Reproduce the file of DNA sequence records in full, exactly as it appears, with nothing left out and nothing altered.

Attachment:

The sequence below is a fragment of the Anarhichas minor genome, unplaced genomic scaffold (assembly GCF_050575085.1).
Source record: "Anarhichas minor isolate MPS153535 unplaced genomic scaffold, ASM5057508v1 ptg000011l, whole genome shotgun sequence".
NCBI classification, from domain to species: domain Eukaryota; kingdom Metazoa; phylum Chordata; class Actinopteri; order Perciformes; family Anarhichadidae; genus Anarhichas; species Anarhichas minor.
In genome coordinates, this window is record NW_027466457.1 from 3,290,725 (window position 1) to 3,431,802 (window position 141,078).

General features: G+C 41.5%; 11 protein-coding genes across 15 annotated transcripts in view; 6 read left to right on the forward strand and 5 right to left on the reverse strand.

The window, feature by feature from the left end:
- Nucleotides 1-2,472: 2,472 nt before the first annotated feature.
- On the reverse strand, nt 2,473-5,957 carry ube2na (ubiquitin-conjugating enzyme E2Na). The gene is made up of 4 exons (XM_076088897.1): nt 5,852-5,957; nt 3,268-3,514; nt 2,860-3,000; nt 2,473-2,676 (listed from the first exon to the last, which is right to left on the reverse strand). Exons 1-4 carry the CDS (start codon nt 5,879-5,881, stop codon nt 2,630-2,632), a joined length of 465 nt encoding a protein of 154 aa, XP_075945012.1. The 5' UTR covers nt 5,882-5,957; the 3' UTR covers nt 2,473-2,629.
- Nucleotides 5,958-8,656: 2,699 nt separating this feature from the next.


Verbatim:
The sequence below is a fragment of the Anarhichas minor genome, unplaced genomic scaffold (assembly GCF_050575085.1).
Source record: "Anarhichas minor isolate MPS153535 unplaced genomic scaffold, ASM5057508v1 ptg000011l, whole genome shotgun sequence".
NCBI classification, from domain to species: domain Eukaryota; kingdom Metazoa; phylum Chordata; class Actinopteri; order Perciformes; family Anarhichadidae; genus Anarhichas; species Anarhichas minor.
In genome coordinates, this window is record NW_027466457.1 from 3,290,725 (window position 1) to 3,431,802 (window position 141,078).

General features: G+C 41.5%; 11 protein-coding genes across 15 annotated transcripts in view; 6 read left to right on the forward strand and 5 right to left on the reverse strand.

The window, feature by feature from the left end:
- Nucleotides 1-2,472: 2,472 nt before the first annotated feature.
- On the reverse strand, nt 2,473-5,957 carry ube2na (ubiquitin-conjugating enzyme E2Na). The gene is made up of 4 exons (XM_076088897.1): nt 5,852-5,957; nt 3,268-3,514; nt 2,860-3,000; nt 2,473-2,676 (listed from the first exon to the last, which is right to left on the reverse strand). Exons 1-4 carry the CDS (start codon nt 5,879-5,881, stop codon nt 2,630-2,632), a joined length of 465 nt encoding a protein of 154 aa, XP_075945012.1. The 5' UTR covers nt 5,882-5,957; the 3' UTR covers nt 2,473-2,629.
- Nucleotides 5,958-8,656: 2,699 nt separating this feature from the next.